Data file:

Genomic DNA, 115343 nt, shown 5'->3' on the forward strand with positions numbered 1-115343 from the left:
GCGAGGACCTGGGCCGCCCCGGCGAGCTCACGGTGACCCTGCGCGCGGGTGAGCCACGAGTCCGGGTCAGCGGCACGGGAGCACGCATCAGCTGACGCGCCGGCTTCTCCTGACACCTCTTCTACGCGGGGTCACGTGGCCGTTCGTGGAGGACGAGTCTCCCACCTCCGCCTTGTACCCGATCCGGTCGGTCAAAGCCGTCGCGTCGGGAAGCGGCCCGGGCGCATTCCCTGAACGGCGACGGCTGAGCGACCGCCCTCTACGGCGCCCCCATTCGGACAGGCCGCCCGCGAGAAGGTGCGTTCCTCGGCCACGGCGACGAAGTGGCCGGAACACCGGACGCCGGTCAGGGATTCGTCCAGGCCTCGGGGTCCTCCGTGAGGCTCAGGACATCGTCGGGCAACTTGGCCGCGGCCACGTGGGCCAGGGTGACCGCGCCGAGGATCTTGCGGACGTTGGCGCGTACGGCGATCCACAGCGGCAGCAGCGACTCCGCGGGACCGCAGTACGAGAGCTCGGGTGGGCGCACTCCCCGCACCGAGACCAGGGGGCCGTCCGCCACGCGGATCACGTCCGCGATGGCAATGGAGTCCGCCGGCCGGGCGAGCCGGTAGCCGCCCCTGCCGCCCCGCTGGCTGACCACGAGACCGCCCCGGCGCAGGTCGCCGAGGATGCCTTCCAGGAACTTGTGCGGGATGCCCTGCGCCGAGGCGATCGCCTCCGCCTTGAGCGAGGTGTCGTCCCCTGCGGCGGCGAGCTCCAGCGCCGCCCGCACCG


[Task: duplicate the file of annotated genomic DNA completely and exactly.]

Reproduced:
Genomic DNA, 115343 nt, shown 5'->3' on the forward strand with positions numbered 1-115343 from the left:
GCGAGGACCTGGGCCGCCCCGGCGAGCTCACGGTGACCCTGCGCGCGGGTGAGCCACGAGTCCGGGTCAGCGGCACGGGAGCACGCATCAGCTGACGCGCCGGCTTCTCCTGACACCTCTTCTACGCGGGGTCACGTGGCCGTTCGTGGAGGACGAGTCTCCCACCTCCGCCTTGTACCCGATCCGGTCGGTCAAAGCCGTCGCGTCGGGAAGCGGCCCGGGCGCATTCCCTGAACGGCGACGGCTGAGCGACCGCCCTCTACGGCGCCCCCATTCGGACAGGCCGCCCGCGAGAAGGTGCGTTCCTCGGCCACGGCGACGAAGTGGCCGGAACACCGGACGCCGGTCAGGGATTCGTCCAGGCCTCGGGGTCCTCCGTGAGGCTCAGGACATCGTCGGGCAACTTGGCCGCGGCCACGTGGGCCAGGGTGACCGCGCCGAGGATCTTGCGGACGTTGGCGCGTACGGCGATCCACAGCGGCAGCAGCGACTCCGCGGGACCGCAGTACGAGAGCTCGGGTGGGCGCACTCCCCGCACCGAGACCAGGGGGCCGTCCGCCACGCGGATCACGTCCGCGATGGCAATGGAGTCCGCCGGCCGGGCGAGCCGGTAGCCGCCCCTGCCGCCCCGCTGGCTGACCACGAGACCGCCCCGGCGCAGGTCGCCGAGGATGCCTTCCAGGAACTTGTGCGGGATGCCCTGCGCCGAGGCGATCGCCTCCGCCTTGAGCGAGGTGTCGTCCCCTGCGGCGGCGAGCTCCAGCGCCGCCCGCACCG